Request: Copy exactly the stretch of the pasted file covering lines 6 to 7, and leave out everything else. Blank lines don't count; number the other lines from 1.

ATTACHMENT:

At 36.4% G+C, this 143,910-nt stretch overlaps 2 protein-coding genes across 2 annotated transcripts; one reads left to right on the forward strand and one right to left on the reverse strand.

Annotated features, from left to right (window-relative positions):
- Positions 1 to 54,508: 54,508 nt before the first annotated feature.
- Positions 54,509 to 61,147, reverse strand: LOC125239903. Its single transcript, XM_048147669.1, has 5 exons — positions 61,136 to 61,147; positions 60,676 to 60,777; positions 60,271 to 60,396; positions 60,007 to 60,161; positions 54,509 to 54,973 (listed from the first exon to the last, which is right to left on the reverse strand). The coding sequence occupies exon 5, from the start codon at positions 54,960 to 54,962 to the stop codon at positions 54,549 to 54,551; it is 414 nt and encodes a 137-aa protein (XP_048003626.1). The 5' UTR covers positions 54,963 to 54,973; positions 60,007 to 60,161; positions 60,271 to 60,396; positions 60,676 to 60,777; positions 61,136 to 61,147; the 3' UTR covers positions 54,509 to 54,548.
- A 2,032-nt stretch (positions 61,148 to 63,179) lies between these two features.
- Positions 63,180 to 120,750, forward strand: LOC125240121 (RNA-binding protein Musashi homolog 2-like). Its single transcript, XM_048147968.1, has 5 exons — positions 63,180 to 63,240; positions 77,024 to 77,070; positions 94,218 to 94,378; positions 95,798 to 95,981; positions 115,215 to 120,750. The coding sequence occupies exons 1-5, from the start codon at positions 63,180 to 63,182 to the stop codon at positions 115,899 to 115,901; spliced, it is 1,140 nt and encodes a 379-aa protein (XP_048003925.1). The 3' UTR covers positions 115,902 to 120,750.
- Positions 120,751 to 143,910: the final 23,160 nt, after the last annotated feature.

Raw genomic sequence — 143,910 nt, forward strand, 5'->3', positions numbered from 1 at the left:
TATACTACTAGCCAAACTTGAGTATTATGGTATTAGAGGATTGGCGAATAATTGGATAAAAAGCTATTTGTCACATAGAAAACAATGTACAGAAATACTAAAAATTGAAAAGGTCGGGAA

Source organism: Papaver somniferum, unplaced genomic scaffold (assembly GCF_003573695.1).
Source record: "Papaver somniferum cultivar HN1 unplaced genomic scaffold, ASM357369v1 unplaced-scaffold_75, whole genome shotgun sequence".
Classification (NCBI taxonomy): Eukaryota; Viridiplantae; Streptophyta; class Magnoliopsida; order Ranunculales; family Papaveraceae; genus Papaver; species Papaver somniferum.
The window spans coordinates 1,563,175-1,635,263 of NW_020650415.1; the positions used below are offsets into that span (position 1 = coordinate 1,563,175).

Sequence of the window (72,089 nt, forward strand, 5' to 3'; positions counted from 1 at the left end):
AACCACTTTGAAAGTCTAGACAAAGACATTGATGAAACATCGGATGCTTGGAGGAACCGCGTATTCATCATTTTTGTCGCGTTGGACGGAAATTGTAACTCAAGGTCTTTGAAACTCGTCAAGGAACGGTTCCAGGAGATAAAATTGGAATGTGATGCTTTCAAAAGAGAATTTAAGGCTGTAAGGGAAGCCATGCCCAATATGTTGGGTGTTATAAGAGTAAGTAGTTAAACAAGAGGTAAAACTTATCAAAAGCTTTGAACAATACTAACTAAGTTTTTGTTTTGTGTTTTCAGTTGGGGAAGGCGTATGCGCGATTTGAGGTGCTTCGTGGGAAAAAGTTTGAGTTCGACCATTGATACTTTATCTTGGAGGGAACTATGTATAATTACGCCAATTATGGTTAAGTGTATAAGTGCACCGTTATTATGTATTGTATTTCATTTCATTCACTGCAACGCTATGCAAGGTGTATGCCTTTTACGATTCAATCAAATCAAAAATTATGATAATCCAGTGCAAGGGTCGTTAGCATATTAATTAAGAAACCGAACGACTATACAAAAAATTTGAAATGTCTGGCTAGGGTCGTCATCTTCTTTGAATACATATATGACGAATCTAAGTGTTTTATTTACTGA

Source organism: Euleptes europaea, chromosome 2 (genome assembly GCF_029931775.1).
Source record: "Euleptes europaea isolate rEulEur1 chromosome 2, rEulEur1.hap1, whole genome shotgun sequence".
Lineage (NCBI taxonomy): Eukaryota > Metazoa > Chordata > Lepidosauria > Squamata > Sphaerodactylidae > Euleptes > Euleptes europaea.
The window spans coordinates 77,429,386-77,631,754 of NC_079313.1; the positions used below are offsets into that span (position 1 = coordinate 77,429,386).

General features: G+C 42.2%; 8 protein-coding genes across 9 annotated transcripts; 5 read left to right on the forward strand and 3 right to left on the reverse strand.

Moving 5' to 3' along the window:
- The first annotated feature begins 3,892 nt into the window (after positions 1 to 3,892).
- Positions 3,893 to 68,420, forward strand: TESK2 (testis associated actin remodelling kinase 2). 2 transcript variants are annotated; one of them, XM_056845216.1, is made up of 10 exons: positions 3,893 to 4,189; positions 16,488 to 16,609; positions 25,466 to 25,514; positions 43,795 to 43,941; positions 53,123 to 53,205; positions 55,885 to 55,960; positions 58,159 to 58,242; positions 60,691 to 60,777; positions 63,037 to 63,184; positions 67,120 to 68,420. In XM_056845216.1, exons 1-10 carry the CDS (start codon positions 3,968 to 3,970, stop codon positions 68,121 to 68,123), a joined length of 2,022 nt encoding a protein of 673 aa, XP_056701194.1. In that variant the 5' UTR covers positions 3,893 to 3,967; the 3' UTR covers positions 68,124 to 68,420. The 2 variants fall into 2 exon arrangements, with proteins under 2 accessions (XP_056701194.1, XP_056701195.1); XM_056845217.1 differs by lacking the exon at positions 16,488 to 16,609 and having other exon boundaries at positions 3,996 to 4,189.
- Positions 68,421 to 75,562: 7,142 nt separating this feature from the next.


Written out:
- Positions 63,180 to 120,750, forward strand: LOC125240121 (RNA-binding protein Musashi homolog 2-like). Its single transcript, XM_048147968.1, has 5 exons — positions 63,180 to 63,240; positions 77,024 to 77,070; positions 94,218 to 94,378; positions 95,798 to 95,981; positions 115,215 to 120,750. The coding sequence occupies exons 1-5, from the start codon at positions 63,180 to 63,182 to the stop codon at positions 115,899 to 115,901; spliced, it is 1,140 nt and encodes a 379-aa protein (XP_048003925.1). The 3' UTR covers positions 115,902 to 120,750.
- Positions 120,751 to 143,910: the final 23,160 nt, after the last annotated feature.